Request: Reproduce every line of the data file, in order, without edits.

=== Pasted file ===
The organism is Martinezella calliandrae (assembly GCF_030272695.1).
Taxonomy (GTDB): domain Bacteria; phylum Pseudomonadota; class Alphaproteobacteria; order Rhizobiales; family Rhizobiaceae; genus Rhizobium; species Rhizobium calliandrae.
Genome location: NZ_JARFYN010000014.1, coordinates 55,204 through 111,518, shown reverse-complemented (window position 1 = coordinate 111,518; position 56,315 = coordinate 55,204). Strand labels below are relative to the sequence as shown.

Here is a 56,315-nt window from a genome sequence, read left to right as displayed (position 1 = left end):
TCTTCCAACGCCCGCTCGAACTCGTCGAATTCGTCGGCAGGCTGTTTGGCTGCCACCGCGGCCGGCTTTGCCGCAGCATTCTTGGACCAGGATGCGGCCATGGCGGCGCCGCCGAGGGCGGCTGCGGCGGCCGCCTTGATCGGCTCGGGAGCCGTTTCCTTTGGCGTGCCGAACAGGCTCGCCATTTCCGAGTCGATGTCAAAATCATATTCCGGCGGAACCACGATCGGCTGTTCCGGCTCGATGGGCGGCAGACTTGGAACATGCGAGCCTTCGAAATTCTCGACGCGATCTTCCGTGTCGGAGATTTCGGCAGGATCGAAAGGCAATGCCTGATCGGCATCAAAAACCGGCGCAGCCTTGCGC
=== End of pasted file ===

The organism is Martinezella calliandrae (assembly GCF_030272695.1).
Taxonomy (GTDB): domain Bacteria; phylum Pseudomonadota; class Alphaproteobacteria; order Rhizobiales; family Rhizobiaceae; genus Rhizobium; species Rhizobium calliandrae.
Genome location: NZ_JARFYN010000014.1, coordinates 55,204 through 111,518, shown reverse-complemented (window position 1 = coordinate 111,518; position 56,315 = coordinate 55,204). Strand labels below are relative to the sequence as shown.

Here is a 56,315-nt window from a genome sequence, read left to right as displayed (position 1 = left end):
TCTTCCAACGCCCGCTCGAACTCGTCGAATTCGTCGGCAGGCTGTTTGGCTGCCACCGCGGCCGGCTTTGCCGCAGCATTCTTGGACCAGGATGCGGCCATGGCGGCGCCGCCGAGGGCGGCTGCGGCGGCCGCCTTGATCGGCTCGGGAGCCGTTTCCTTTGGCGTGCCGAACAGGCTCGCCATTTCCGAGTCGATGTCAAAATCATATTCCGGCGGAACCACGATCGGCTGTTCCGGCTCGATGGGCGGCAGACTTGGAACATGCGAGCCTTCGAAATTCTCGACGCGATCTTCCGTGTCGGAGATTTCGGCAGGATCGAAAGGCAATGCCTGATCGGCATCAAAAACCGGCGCAGCCTTGCGC